The farming method known as slash-and-burn involves the cutting of trees and other plants and leaving them on the ground until they’ve dried up. The area is then set on fire, and farmers plant crops on the left-behind soil.
Environmental conservationists understand that this traditional agricultural technique destroys the land and its ecosystem, depleting the soil of nutrients and making the area useless for a period of up to 20 years. And farmers just leave to pursue the same method in unburned places, replicating the same unhealthy practice and ruining the environment even further.
While soil quality is improved by ash and fire in the immediate aftermath of slash-and-burn, this is but a temporary boost. The soil is deprived of essential moisture, and the natural interaction between flora and fauna is halted. In fact, one other crucial repercussion of the method is that it leads directly to the destruction of plant and wildlife species. Many animals in tropical rainforests have lost their habitat and sources of food due to massive slash-and-burn practices. Tigers, elephants, and various insects and birds that are native to these rainforests are now critically endangered.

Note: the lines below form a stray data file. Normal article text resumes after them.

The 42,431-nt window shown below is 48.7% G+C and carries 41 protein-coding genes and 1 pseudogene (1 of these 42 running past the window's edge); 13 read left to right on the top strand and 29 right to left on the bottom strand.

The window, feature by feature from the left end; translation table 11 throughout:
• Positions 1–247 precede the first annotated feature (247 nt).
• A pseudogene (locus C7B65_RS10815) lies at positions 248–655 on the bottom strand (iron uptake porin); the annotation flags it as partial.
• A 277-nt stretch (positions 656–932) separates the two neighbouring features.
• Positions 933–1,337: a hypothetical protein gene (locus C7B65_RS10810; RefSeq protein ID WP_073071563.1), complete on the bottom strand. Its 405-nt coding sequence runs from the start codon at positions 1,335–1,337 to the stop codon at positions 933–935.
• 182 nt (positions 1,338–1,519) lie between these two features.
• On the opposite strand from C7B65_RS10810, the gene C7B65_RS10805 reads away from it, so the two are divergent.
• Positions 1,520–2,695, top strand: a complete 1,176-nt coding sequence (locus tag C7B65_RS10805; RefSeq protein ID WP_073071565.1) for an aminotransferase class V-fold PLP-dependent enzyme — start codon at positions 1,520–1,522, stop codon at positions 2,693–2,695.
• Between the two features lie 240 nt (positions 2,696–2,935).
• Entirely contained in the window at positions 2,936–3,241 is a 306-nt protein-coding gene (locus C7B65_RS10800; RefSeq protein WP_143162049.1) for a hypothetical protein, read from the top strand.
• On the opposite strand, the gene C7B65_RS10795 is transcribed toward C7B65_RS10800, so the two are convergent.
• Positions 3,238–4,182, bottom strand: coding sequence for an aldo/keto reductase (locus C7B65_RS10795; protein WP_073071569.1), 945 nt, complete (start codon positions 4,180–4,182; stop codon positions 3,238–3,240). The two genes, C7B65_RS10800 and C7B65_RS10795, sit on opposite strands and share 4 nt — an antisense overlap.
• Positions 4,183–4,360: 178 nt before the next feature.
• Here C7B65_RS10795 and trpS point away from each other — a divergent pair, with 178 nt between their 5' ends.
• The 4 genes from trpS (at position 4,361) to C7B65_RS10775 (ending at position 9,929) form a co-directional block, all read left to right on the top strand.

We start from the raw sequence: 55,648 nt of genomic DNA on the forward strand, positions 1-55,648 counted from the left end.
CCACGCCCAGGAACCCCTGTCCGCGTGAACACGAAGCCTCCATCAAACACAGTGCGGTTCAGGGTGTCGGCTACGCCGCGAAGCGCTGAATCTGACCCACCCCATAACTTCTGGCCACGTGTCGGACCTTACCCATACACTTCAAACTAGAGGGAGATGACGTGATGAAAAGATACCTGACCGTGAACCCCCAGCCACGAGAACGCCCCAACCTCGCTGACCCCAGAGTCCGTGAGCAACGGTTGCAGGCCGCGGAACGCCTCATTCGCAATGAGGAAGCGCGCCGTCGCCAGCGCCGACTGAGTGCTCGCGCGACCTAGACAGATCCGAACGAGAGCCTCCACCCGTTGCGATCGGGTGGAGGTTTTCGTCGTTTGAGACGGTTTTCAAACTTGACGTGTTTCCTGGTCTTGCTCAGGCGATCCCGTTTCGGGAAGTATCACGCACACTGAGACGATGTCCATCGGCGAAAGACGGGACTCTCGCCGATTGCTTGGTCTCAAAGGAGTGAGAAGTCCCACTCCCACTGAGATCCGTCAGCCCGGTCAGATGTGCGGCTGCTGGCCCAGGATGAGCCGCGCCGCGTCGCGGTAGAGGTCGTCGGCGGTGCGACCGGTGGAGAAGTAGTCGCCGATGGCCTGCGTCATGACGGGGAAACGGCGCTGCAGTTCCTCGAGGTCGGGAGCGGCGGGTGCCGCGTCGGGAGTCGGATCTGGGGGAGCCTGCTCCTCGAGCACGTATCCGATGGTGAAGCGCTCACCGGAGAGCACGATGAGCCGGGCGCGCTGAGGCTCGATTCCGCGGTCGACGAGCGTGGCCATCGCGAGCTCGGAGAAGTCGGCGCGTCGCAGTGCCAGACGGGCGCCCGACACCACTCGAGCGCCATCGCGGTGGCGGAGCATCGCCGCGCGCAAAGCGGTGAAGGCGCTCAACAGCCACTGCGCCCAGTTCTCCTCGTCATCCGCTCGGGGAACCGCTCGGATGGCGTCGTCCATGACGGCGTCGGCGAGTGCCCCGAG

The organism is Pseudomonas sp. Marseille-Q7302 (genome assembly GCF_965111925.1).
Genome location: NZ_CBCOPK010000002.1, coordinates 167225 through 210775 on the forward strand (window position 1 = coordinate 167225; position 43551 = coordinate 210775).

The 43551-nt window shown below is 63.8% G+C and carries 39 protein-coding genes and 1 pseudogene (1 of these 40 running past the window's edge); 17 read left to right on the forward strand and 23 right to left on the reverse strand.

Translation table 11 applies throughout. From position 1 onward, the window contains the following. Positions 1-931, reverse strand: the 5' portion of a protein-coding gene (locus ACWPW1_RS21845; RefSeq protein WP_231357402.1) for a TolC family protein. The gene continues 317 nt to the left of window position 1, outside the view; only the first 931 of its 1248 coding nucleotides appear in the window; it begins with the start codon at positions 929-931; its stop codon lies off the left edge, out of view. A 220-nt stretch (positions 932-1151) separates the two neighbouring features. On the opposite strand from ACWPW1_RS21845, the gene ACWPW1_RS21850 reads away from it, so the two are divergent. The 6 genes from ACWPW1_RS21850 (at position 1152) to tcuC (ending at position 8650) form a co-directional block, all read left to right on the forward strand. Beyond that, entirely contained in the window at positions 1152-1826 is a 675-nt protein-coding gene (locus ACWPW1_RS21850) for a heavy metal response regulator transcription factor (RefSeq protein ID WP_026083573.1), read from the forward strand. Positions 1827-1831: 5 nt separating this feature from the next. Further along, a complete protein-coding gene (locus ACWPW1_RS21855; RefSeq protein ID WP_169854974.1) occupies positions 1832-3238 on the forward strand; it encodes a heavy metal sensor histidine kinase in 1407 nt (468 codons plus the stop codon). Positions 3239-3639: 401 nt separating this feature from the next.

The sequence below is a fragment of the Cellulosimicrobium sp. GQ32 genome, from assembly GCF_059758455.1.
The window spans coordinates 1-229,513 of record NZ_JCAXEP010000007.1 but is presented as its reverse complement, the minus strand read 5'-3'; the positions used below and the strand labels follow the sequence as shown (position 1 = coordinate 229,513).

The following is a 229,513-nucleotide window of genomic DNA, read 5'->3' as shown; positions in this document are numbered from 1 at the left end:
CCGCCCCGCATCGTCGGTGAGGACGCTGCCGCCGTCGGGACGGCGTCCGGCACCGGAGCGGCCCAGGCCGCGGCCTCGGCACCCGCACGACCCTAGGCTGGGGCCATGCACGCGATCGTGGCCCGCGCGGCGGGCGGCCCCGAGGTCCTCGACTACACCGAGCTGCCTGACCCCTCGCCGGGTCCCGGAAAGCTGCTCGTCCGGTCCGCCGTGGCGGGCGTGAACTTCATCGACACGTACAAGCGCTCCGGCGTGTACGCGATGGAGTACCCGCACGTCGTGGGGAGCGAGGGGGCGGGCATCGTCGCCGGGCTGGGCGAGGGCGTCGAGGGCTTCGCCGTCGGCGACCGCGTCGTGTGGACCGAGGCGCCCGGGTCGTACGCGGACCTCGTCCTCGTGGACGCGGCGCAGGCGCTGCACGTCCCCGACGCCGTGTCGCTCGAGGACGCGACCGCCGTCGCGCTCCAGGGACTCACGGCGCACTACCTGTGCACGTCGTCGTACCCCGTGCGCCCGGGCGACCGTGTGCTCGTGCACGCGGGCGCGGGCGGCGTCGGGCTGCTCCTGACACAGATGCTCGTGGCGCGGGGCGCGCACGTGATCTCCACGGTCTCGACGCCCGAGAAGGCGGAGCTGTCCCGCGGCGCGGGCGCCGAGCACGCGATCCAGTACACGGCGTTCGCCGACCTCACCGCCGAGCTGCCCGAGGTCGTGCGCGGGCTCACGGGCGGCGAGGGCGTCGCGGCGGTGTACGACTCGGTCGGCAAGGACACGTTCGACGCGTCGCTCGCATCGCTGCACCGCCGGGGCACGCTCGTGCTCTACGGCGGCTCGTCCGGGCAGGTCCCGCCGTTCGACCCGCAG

Lastly, without plant life to provide oxygen and filter the air pollution, local inhabitants are plagued by sicknesses. Villages and communities proximate to areas where slash-and-burn agriculture has been done suffer from respiratory illnesses caused by smoke from the blazing fires, which can travel for miles.